It has been about six years since the Supreme Court changed the rules for obtaining an injunction in patent cases in eBay, Inc. v. MercExchange, LLC. Patent holders who succeeded in proving liability lost the presumptive entitlement to injunctive relief they previously enjoyed. Instead, the eBay court ruled that, going forward, patent infringement injunctions had to satisfy the four-part test used to assess other requests for an injunction.

Since eBay, district courts have had difficulty deciding when a successful patent holder should also be entitled to an injunction. In particular, eBay’s holding that proof of patent infringement and validity does not equal proof of irreparable harm has left some courts unsure what evidence satisfies that requirement in patent cases. But, despite some inconsistent outcomes, trends have begun to emerge that give patent holders and accused infringers guidance on how courts decide whether a patent holder has satisfied its burden of showing irreparable harm when seeking an injunction.

Specifically, important factors that help prove irreparable harm include:

  • Market impact of the infringement
  • Amount of competition in the market
  • Practice of the invention by the patent holder
  • Business importance of the invention to the patent holder

Injunctions and patent infringement

It was easier before eBay for successful patent holders to obtain injunctive relief. The presumption in favor of injunctions meant many district courts almost automatically issued an injunction on request once infringement and validity had been adjudged.

But in eBay, the Supreme Court said that a “categorical grant of . . . relief” in the form of an injunction upon a showing of “infringement and validity” was against the traditional equitable principles surrounding injunctions as a form of discretionary equitable relief. The Supreme Court held that patent holders seeking to enjoin an adjudged infringer instead had to meet the usual standards for an injunction, including:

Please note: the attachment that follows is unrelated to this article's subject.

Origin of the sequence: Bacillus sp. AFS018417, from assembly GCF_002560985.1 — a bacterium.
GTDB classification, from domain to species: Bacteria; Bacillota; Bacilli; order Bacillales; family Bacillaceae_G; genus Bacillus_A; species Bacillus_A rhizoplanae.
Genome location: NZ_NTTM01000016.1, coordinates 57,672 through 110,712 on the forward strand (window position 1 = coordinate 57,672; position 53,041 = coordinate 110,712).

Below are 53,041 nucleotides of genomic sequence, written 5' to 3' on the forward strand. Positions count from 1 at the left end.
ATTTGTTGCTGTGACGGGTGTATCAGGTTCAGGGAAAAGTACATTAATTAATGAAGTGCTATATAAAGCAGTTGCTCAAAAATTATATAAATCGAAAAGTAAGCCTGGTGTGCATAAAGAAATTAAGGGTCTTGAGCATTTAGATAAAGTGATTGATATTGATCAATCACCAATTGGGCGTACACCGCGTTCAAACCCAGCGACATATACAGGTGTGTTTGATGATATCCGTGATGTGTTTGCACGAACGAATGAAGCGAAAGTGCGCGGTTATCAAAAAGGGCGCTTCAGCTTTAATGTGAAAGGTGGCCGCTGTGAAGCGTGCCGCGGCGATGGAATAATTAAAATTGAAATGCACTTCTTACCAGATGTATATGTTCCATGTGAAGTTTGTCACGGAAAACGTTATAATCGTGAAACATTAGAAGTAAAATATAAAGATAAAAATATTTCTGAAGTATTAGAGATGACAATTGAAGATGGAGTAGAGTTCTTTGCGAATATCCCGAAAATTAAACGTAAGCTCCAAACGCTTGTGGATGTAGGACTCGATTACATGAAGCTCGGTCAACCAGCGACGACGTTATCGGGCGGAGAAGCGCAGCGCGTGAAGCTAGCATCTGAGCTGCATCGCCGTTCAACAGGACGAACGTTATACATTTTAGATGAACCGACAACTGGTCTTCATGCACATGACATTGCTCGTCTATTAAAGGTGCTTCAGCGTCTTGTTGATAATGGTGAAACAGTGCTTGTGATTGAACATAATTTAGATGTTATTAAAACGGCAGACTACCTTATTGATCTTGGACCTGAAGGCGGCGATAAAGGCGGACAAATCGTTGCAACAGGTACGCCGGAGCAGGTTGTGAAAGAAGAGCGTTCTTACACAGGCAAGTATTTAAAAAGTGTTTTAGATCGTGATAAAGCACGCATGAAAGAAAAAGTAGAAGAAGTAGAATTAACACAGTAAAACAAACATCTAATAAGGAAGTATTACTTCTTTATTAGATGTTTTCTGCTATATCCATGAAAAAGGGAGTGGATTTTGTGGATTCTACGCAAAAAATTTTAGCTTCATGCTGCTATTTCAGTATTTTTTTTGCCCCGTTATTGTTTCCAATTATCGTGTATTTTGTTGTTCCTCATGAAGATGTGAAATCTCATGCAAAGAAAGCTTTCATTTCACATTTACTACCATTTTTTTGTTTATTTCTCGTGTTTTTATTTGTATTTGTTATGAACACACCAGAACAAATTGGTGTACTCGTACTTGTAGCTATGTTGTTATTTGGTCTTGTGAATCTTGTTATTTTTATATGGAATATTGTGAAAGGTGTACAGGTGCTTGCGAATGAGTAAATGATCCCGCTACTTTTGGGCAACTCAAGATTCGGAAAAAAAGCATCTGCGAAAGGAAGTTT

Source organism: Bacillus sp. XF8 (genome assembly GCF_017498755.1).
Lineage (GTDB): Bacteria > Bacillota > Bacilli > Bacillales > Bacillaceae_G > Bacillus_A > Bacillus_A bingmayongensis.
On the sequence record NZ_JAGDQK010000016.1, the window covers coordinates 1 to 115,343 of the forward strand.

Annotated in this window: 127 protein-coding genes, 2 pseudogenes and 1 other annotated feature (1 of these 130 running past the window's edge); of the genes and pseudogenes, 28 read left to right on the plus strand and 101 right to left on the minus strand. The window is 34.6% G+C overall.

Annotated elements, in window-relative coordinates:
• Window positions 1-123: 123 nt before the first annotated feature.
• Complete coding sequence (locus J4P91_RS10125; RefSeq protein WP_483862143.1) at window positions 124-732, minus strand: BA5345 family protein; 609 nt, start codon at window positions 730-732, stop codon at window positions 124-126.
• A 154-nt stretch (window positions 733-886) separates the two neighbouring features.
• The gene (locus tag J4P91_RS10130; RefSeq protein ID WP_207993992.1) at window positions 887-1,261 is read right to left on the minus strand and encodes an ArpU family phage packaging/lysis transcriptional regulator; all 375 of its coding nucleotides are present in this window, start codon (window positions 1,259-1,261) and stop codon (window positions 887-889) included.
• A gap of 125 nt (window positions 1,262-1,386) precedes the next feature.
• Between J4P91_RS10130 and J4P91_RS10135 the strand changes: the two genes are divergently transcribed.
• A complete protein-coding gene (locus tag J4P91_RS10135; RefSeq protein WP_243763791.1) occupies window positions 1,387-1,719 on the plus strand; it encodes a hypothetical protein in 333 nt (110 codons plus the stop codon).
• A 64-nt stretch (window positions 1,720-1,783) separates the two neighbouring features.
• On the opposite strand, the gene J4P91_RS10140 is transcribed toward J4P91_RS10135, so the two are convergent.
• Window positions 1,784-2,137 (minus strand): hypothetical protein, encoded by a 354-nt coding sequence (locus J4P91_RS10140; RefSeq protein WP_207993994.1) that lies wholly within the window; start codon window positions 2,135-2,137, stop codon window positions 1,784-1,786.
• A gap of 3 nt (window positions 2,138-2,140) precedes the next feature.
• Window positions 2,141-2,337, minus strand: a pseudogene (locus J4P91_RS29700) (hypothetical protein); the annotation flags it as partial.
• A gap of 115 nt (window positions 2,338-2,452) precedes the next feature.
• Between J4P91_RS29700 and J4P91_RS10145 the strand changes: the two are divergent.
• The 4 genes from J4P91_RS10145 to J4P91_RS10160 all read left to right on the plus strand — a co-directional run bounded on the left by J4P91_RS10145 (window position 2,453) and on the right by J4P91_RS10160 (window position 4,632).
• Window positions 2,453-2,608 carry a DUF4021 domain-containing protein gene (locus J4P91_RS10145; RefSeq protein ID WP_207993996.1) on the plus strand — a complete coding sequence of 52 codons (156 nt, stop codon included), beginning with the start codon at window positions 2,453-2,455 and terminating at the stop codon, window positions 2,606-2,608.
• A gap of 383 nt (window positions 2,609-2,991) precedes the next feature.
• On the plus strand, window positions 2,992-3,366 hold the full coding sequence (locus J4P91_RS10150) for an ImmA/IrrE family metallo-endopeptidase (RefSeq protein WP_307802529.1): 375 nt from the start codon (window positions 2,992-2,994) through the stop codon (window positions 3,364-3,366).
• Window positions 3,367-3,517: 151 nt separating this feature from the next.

1. That the patent holder has suffered irreparable harm
  2. Remedies available at law, including monetary damages, are inadequate
  3. Injunctive relief is warranted considering the balance of hardships that the accused infringer will suffer if an injunction is granted versus the patent holder if the injunction is not granted
  4. The public interest would not be harmed by issuing the injunction

Post-eBay success or failure most often depends on proving irreparable harm.

Proving irreparable harm

Various factual patterns have begun to emerge as proof of irreparable harm in favor of injunctive relief. Specific evidence regarding market impact, amount of competition, practice of the invention and the invention’s business importance to the patent holder have all proved important in proving irreparable harm.

1. Market impact

Proving irreparable harm is easiest when market data makes the effects of the accused infringer’s infringement readily apparent. Market data proving lost sales alone is usually insufficient to prove irreparable harm because lost sales are presumed compensable through money damages, but courts have found sufficient a range of injuries that include:

  • Whether the patent holder suffered losses to market share, profits, price erosion, royalty rates, goodwill or reputation
  • Whether the patent holder’s harm is unquantifiable
  • Whether the patent holder suffered lost opportunities, including research, development and sales of other services to lost customers